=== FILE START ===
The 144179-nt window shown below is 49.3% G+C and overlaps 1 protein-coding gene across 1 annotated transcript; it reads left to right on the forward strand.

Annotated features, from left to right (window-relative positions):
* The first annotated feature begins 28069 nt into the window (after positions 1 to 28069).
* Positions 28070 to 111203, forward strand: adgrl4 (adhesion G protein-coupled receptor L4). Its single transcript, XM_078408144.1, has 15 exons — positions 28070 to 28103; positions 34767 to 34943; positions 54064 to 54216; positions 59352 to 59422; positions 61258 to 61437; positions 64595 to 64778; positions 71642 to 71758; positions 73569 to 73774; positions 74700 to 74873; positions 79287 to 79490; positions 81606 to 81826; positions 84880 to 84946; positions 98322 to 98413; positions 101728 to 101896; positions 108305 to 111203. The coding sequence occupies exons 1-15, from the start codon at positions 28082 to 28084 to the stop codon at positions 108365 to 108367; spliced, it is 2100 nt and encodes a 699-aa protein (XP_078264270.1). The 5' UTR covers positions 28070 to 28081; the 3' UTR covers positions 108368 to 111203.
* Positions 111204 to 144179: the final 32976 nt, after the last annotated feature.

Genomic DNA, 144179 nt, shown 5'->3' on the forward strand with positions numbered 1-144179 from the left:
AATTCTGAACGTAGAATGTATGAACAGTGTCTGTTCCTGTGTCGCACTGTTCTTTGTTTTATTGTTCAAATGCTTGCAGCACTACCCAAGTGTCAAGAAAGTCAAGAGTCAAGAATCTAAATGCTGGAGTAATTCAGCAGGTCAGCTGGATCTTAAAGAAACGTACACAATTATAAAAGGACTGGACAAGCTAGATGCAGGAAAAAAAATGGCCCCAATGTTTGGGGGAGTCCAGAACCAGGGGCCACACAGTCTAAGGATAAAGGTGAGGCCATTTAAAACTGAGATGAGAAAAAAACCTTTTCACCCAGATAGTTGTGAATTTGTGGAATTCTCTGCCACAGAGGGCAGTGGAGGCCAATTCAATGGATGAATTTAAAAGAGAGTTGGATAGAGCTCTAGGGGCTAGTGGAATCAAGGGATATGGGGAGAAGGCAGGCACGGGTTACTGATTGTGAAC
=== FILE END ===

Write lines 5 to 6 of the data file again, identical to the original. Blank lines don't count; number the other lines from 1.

* Positions 111204 to 144179: the final 32976 nt, after the last annotated feature.

Genomic DNA, 144179 nt, shown 5'->3' on the forward strand with positions numbered 1-144179 from the left: